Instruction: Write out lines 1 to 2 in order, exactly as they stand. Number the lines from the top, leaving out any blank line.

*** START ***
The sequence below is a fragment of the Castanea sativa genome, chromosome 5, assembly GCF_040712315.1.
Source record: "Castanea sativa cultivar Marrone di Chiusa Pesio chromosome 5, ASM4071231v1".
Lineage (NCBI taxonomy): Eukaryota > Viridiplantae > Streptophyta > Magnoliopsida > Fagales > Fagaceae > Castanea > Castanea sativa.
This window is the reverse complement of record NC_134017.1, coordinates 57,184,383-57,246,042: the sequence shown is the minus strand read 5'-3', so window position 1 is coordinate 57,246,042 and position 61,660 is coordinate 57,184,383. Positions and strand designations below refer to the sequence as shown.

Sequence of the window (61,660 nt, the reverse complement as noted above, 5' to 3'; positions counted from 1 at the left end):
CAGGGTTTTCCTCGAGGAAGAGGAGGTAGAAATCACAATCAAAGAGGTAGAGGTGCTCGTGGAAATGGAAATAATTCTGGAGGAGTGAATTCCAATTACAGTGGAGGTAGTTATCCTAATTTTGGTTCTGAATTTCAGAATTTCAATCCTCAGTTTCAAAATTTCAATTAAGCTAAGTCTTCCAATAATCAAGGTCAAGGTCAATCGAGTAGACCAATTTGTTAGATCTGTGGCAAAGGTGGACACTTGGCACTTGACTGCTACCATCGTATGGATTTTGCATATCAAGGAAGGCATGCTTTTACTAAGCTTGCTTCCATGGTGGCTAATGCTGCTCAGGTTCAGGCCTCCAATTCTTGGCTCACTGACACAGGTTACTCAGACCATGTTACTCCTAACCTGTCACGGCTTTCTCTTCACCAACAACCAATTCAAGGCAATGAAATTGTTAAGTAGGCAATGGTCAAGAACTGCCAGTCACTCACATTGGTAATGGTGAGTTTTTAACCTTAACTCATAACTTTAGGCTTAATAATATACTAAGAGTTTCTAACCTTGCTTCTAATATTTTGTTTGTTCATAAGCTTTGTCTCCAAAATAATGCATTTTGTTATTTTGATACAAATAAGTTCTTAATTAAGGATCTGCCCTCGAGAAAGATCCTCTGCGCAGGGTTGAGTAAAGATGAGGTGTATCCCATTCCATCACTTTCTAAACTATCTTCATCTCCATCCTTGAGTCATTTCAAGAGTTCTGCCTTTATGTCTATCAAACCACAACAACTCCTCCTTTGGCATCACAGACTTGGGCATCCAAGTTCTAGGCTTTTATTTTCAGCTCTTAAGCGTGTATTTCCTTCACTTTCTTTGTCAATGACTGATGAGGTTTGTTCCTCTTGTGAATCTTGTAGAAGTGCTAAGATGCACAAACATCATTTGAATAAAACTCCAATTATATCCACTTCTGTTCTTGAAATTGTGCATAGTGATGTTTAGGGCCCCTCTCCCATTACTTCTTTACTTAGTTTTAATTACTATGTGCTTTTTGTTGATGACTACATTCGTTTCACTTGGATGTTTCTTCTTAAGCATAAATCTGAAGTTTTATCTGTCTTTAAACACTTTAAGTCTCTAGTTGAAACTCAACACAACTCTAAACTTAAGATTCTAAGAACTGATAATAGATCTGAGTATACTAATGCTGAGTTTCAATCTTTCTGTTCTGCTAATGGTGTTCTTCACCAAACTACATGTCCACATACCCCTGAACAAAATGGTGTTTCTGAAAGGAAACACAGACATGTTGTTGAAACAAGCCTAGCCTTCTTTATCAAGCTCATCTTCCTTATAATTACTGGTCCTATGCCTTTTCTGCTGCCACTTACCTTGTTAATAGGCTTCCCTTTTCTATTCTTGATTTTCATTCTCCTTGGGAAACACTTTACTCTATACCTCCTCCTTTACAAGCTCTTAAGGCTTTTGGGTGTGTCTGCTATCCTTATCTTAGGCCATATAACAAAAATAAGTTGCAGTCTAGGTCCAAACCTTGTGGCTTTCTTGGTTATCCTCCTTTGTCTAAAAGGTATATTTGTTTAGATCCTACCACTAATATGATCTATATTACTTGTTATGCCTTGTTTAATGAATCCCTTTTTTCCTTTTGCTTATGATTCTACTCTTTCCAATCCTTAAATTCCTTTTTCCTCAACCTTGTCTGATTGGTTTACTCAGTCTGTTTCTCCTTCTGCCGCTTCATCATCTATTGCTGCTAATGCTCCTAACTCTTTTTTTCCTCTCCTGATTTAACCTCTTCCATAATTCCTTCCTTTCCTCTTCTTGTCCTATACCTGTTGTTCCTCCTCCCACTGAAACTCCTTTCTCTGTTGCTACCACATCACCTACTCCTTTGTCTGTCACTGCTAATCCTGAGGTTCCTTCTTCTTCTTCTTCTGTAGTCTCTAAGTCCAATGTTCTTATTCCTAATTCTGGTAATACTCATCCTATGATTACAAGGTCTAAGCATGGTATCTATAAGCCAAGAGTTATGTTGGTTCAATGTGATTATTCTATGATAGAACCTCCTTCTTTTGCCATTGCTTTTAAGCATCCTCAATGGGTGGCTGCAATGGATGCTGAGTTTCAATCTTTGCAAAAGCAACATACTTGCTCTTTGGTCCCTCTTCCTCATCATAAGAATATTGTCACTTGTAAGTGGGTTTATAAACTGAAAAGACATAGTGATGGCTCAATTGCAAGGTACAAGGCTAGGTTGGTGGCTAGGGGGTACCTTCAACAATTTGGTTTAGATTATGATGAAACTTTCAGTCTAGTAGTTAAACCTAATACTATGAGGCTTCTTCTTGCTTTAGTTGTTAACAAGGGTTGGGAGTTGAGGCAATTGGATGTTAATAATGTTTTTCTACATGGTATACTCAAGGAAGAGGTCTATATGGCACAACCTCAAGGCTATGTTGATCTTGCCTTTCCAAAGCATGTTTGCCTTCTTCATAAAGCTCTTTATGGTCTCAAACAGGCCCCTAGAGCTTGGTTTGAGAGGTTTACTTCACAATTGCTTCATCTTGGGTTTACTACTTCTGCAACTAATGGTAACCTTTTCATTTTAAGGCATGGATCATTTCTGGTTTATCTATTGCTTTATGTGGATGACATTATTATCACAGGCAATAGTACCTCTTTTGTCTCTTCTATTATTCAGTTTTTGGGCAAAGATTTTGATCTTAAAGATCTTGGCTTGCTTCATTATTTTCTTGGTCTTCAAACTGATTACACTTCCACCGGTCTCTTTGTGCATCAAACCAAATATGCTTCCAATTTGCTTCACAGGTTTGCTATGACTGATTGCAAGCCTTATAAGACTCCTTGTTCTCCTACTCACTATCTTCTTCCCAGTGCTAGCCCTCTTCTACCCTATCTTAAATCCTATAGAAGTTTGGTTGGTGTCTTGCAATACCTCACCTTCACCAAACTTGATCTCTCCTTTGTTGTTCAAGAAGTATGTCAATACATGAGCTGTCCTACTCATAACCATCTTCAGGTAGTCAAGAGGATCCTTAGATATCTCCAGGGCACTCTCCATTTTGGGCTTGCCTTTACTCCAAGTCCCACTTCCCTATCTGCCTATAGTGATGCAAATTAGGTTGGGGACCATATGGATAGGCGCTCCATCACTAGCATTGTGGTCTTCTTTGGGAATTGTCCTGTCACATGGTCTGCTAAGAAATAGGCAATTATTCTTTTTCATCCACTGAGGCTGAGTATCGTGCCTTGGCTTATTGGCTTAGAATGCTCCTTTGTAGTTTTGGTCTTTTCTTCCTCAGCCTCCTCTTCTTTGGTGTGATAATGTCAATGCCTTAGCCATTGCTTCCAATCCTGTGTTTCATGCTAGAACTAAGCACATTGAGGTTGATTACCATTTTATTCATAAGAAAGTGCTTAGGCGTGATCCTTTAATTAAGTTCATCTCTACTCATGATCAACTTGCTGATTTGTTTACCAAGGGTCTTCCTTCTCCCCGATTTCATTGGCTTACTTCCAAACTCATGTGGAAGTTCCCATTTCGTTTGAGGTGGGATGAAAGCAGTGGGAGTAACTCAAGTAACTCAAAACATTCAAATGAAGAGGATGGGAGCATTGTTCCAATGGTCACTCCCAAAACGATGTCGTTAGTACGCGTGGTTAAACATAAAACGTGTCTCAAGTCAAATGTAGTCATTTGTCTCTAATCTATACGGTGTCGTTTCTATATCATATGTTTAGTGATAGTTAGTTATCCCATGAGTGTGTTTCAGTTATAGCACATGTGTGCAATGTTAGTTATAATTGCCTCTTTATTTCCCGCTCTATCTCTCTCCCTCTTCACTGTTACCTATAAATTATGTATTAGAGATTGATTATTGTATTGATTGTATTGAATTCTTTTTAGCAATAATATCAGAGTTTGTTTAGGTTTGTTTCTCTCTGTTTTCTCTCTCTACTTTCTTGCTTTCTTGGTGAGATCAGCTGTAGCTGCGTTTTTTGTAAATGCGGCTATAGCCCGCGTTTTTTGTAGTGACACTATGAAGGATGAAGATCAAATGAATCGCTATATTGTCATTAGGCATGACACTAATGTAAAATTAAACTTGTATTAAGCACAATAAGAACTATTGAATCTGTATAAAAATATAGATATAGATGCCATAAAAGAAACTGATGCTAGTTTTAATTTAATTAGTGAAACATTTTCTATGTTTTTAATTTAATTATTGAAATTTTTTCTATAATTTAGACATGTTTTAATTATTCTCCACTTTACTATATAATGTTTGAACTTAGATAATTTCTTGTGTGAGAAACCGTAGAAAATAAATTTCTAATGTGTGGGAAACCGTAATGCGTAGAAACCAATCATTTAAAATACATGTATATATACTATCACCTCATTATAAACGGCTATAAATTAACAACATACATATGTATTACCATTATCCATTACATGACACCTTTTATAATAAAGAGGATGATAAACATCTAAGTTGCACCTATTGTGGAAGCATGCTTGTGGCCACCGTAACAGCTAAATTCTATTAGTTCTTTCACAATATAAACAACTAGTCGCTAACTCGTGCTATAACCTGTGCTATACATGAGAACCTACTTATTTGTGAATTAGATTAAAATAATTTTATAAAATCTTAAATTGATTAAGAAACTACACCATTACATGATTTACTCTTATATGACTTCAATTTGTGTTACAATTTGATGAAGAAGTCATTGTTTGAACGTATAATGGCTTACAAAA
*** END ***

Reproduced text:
The sequence below is a fragment of the Castanea sativa genome, chromosome 5, assembly GCF_040712315.1.
Source record: "Castanea sativa cultivar Marrone di Chiusa Pesio chromosome 5, ASM4071231v1".